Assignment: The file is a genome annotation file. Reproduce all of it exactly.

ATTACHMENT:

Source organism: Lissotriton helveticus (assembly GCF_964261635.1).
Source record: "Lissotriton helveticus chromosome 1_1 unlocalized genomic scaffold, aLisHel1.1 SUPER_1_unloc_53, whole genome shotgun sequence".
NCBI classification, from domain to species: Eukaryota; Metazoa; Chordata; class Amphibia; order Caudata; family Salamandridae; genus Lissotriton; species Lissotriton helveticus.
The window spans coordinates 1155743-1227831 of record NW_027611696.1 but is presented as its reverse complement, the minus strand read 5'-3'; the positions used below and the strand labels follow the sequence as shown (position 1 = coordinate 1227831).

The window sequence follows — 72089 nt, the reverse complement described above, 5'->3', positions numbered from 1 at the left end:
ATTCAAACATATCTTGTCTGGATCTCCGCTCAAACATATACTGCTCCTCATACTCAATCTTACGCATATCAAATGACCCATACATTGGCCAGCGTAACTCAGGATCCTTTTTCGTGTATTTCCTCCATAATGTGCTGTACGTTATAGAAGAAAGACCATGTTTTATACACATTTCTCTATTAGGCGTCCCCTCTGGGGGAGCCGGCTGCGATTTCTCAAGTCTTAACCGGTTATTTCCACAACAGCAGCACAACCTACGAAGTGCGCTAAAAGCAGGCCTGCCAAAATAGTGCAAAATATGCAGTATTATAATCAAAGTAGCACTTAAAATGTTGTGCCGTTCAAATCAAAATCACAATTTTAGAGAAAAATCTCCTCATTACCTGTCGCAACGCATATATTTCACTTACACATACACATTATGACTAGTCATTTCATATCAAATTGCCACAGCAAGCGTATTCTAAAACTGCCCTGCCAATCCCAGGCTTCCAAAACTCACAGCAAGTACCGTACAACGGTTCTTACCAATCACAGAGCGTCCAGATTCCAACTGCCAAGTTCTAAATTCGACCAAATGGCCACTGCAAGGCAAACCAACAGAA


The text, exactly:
Source organism: Lissotriton helveticus (assembly GCF_964261635.1).
Source record: "Lissotriton helveticus chromosome 1_1 unlocalized genomic scaffold, aLisHel1.1 SUPER_1_unloc_53, whole genome shotgun sequence".
NCBI classification, from domain to species: Eukaryota; Metazoa; Chordata; class Amphibia; order Caudata; family Salamandridae; genus Lissotriton; species Lissotriton helveticus.
The window spans coordinates 1155743-1227831 of record NW_027611696.1 but is presented as its reverse complement, the minus strand read 5'-3'; the positions used below and the strand labels follow the sequence as shown (position 1 = coordinate 1227831).

The window sequence follows — 72089 nt, the reverse complement described above, 5'->3', positions numbered from 1 at the left end:
ATTCAAACATATCTTGTCTGGATCTCCGCTCAAACATATACTGCTCCTCATACTCAATCTTACGCATATCAAATGACCCATACATTGGCCAGCGTAACTCAGGATCCTTTTTCGTGTATTTCCTCCATAATGTGCTGTACGTTATAGAAGAAAGACCATGTTTTATACACATTTCTCTATTAGGCGTCCCCTCTGGGGGAGCCGGCTGCGATTTCTCAAGTCTTAACCGGTTATTTCCACAACAGCAGCACAACCTACGAAGTGCGCTAAAAGCAGGCCTGCCAAAATAGTGCAAAATATGCAGTATTATAATCAAAGTAGCACTTAAAATGTTGTGCCGTTCAAATCAAAATCACAATTTTAGAGAAAAATCTCCTCATTACCTGTCGCAACGCATATATTTCACTTACACATACACATTATGACTAGTCATTTCATATCAAATTGCCACAGCAAGCGTATTCTAAAACTGCCCTGCCAATCCCAGGCTTCCAAAACTCACAGCAAGTACCGTACAACGGTTCTTACCAATCACAGAGCGTCCAGATTCCAACTGCCAAGTTCTAAATTCGACCAAATGGCCACTGCAAGGCAAACCAACAGAA